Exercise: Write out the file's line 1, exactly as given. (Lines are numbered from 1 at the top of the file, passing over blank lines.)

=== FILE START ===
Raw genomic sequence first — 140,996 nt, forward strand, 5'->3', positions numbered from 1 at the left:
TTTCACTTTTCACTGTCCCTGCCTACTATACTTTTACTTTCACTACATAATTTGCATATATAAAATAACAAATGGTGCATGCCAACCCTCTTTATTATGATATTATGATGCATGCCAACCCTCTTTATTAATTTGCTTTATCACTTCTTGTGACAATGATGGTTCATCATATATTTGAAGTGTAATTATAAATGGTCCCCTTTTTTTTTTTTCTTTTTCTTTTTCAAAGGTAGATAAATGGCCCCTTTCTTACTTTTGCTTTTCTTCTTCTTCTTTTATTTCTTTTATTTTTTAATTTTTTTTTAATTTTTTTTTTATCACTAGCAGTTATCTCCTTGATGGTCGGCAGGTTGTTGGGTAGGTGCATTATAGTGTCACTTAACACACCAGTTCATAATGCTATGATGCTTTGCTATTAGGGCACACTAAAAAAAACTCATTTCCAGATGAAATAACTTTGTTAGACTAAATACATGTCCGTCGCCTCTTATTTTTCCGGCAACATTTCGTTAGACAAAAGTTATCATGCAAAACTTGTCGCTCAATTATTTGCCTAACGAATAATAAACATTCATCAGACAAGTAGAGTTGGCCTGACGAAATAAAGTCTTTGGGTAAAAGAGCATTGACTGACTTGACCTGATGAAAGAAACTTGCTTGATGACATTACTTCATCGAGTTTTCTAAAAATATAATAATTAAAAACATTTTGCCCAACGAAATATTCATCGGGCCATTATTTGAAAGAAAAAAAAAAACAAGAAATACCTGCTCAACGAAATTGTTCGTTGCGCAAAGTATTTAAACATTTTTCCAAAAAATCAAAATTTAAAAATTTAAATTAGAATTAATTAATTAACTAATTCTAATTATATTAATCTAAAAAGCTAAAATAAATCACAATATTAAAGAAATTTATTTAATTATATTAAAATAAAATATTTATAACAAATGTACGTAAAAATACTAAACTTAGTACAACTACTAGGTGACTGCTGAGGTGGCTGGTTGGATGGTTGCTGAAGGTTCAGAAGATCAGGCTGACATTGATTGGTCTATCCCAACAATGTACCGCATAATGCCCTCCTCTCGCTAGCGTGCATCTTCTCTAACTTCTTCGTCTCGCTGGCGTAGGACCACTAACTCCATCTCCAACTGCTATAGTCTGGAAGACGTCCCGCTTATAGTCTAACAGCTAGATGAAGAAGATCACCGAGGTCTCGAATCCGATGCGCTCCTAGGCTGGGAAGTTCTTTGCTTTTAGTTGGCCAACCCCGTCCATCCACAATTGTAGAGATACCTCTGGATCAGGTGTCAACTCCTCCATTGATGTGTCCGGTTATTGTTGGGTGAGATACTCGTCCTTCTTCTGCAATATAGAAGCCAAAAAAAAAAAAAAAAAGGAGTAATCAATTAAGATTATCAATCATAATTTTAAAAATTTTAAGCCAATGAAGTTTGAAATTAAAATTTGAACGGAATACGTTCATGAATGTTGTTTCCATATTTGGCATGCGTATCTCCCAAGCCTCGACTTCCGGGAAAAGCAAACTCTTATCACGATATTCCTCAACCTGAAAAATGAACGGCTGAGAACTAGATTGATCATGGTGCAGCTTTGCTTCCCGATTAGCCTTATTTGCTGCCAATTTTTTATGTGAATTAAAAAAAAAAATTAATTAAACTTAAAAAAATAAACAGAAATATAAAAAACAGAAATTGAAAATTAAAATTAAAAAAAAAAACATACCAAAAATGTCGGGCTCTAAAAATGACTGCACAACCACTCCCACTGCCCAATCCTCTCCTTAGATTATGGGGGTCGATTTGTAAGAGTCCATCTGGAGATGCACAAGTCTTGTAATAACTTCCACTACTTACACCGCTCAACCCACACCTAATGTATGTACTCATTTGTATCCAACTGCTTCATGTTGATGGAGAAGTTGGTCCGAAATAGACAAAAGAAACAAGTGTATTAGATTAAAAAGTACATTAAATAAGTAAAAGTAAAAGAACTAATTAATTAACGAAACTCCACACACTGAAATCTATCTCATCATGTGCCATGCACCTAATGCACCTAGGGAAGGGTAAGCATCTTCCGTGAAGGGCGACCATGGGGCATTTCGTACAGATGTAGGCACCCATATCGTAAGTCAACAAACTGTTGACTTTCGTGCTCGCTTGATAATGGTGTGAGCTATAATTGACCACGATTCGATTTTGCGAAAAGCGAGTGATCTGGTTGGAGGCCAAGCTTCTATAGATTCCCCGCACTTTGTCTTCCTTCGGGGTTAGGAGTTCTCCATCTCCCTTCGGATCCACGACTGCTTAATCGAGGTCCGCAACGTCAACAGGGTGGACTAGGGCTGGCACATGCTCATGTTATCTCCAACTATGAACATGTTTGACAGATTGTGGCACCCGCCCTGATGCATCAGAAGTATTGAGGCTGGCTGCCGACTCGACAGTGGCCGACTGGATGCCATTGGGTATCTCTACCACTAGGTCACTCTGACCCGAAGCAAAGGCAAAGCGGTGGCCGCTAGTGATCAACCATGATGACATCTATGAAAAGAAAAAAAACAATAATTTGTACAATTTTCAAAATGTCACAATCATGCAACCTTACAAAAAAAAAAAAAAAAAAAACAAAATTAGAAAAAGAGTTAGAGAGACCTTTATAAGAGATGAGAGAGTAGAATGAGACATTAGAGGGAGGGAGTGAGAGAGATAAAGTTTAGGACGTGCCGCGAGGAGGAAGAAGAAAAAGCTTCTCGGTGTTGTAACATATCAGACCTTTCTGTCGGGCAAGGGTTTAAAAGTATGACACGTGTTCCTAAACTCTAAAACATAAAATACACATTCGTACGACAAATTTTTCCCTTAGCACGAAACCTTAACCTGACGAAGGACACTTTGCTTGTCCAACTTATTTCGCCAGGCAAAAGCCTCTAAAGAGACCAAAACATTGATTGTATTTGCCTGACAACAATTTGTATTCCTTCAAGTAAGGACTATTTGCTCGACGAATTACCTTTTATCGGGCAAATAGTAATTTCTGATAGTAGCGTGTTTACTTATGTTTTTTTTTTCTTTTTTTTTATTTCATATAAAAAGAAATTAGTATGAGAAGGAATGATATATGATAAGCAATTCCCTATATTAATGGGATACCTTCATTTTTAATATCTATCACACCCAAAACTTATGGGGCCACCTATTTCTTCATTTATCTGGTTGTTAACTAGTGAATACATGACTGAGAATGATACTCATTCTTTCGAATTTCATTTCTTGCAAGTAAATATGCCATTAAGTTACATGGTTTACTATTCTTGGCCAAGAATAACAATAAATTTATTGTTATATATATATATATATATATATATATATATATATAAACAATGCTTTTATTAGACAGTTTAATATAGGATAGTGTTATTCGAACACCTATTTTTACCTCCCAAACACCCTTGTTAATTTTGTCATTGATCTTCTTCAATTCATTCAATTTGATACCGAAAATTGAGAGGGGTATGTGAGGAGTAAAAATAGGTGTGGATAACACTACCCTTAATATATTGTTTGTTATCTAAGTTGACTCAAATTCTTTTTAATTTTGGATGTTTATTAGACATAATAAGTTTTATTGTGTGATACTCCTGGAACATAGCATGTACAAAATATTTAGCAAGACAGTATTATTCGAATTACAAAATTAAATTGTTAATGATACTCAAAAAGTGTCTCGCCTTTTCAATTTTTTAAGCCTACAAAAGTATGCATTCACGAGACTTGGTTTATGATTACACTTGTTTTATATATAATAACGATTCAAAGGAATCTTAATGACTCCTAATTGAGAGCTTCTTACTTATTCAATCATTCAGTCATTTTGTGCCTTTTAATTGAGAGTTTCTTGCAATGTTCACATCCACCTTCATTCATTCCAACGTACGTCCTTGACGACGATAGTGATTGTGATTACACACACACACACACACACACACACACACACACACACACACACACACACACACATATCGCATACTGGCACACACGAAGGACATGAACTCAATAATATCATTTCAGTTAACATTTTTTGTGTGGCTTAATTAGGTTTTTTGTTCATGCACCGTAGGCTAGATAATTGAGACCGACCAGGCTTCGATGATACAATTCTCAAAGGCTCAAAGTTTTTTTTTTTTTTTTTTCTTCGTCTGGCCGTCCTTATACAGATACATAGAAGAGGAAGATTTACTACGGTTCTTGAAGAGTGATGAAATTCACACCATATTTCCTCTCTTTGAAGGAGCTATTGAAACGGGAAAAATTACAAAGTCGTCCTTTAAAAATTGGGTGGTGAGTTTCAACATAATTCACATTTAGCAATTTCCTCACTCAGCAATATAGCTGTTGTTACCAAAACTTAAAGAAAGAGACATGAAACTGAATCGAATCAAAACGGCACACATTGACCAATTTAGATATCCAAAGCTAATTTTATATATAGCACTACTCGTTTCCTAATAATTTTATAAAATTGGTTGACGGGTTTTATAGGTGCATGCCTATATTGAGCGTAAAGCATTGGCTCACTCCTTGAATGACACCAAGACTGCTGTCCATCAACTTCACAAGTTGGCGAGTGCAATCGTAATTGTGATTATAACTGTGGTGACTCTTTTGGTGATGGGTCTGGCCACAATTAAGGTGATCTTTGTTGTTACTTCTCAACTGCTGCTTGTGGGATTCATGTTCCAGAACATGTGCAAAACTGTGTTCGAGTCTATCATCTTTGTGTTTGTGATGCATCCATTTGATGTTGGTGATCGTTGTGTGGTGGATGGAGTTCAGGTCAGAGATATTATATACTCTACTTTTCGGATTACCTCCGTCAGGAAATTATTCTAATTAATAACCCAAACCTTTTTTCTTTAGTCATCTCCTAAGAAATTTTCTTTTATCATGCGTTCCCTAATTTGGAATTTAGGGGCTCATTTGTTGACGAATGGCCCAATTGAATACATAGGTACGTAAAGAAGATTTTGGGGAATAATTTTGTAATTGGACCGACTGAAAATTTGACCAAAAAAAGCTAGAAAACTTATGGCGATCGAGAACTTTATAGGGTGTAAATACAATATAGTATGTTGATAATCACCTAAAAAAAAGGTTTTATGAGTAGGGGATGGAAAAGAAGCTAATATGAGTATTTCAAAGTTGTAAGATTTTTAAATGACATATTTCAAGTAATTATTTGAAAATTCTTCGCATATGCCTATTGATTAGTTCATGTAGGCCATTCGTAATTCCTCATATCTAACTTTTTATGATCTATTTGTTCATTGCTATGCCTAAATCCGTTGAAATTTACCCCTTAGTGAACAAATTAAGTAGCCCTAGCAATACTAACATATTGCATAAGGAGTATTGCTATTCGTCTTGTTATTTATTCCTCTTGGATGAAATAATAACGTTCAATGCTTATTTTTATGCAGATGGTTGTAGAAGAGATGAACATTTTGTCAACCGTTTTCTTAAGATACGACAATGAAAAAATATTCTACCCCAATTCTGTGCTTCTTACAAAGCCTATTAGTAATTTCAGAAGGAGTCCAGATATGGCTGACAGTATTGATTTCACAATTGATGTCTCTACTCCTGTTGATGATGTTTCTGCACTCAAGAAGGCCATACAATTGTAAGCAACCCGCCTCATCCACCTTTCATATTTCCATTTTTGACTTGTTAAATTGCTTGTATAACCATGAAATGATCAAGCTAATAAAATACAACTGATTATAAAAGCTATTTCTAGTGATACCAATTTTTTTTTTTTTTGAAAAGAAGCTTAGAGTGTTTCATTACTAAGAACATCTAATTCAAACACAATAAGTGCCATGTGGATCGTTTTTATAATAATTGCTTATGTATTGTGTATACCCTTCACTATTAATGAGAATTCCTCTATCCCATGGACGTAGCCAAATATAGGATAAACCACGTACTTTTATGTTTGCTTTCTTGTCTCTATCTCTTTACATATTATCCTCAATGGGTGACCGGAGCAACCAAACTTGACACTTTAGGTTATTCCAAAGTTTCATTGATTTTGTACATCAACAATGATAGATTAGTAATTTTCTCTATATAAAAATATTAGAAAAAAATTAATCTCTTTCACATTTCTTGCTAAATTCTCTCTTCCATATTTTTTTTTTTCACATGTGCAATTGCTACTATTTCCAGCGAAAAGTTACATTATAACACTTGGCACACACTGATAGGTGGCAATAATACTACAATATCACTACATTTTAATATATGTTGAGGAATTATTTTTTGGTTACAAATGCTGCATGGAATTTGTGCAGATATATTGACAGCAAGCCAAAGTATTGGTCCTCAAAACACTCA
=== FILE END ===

Raw genomic sequence first — 140,996 nt, forward strand, 5'->3', positions numbered from 1 at the left: